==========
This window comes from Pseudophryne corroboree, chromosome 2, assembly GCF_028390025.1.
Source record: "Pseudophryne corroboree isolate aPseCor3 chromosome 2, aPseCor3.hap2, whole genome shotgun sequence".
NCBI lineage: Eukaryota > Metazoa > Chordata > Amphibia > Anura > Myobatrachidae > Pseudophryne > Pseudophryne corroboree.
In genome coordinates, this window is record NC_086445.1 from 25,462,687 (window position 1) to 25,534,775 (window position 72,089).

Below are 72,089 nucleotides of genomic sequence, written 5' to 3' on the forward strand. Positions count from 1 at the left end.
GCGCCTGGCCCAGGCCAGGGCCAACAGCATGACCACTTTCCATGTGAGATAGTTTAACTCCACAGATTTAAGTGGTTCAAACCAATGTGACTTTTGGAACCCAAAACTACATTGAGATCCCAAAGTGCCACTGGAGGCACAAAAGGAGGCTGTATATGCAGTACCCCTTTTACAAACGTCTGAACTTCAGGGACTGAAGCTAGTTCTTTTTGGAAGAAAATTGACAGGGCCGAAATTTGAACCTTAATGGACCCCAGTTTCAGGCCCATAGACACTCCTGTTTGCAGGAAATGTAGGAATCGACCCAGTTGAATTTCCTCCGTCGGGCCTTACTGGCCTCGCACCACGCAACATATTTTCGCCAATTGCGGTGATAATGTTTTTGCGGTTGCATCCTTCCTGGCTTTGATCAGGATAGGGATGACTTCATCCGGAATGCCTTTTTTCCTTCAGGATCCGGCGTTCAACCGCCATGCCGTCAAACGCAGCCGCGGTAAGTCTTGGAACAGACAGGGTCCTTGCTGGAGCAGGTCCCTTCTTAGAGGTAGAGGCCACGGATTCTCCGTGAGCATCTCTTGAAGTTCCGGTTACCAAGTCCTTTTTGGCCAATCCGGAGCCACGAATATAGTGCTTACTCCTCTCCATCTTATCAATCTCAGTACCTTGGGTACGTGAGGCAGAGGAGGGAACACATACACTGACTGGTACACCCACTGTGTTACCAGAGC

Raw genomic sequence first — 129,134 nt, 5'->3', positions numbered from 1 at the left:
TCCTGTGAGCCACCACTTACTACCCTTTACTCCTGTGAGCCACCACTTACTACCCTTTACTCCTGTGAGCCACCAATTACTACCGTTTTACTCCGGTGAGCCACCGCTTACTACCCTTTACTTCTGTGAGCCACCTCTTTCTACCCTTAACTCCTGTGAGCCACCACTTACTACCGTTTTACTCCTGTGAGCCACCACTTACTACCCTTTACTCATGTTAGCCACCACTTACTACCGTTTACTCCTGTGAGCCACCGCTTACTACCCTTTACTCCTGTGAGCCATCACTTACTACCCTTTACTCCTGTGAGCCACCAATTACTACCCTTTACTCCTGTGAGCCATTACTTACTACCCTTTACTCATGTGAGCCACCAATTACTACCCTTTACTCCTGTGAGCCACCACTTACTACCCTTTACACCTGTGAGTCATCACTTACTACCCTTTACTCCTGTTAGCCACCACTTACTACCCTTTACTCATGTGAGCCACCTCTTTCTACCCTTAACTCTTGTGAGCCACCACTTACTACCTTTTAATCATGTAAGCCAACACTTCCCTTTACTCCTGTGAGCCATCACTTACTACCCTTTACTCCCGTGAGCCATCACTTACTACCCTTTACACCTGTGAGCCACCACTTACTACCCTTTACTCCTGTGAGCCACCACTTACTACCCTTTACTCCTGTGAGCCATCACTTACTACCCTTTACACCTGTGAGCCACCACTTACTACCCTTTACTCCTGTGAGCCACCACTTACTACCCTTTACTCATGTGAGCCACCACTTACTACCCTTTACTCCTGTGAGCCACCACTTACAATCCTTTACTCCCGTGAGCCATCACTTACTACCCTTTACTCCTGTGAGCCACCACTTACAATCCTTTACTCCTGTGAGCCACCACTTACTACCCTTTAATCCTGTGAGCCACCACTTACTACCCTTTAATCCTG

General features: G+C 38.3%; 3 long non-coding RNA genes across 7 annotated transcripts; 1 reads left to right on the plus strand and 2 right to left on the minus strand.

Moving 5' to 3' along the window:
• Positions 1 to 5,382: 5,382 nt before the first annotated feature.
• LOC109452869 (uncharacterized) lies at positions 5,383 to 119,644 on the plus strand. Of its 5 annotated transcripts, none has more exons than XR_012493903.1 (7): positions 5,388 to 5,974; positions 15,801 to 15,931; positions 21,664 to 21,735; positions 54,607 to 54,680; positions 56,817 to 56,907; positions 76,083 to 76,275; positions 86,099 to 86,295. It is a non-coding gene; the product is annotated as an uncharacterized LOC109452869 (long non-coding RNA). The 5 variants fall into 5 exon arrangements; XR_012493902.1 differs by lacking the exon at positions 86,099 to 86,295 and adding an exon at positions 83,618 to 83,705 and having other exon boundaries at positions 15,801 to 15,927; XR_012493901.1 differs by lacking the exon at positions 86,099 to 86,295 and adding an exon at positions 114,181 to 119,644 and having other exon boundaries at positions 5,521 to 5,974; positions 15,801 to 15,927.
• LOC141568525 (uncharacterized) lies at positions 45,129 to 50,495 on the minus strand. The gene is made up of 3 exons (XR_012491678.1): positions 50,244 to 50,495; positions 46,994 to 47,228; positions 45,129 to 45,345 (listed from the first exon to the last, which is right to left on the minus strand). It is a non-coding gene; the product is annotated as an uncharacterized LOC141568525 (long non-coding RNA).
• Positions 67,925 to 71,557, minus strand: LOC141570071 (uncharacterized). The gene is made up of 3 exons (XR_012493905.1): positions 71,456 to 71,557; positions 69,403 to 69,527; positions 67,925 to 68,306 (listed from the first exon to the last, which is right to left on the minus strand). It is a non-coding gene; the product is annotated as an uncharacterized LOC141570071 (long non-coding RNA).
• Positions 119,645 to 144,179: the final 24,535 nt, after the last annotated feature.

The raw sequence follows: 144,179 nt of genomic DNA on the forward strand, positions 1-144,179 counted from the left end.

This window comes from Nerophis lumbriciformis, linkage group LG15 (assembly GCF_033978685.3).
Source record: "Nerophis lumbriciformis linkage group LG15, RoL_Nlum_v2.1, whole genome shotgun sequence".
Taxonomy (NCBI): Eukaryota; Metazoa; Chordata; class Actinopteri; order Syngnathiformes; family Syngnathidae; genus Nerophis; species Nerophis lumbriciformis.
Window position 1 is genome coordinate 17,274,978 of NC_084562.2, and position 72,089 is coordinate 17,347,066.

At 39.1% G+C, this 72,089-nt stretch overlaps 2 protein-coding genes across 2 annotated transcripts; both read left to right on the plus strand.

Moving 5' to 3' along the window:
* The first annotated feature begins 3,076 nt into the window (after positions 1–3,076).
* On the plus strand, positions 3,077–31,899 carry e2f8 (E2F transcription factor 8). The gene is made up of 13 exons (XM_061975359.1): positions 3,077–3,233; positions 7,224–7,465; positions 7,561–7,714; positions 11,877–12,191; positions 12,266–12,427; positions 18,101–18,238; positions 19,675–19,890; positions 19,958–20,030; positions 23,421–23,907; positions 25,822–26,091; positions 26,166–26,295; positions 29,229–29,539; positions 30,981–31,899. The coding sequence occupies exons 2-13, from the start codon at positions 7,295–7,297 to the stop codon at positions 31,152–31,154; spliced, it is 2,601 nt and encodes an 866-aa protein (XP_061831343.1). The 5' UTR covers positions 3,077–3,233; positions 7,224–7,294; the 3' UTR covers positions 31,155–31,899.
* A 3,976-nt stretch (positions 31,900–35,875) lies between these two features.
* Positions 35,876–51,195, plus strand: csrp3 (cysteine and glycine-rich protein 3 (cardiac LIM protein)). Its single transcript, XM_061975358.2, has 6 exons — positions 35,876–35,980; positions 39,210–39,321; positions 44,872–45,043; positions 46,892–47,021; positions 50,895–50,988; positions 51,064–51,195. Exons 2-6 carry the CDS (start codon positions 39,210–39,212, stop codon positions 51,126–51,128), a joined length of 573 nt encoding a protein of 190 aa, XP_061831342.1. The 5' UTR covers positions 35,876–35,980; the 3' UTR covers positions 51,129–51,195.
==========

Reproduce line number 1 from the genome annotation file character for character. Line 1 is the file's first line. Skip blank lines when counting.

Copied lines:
This window comes from Pseudophryne corroboree, chromosome 2, assembly GCF_028390025.1.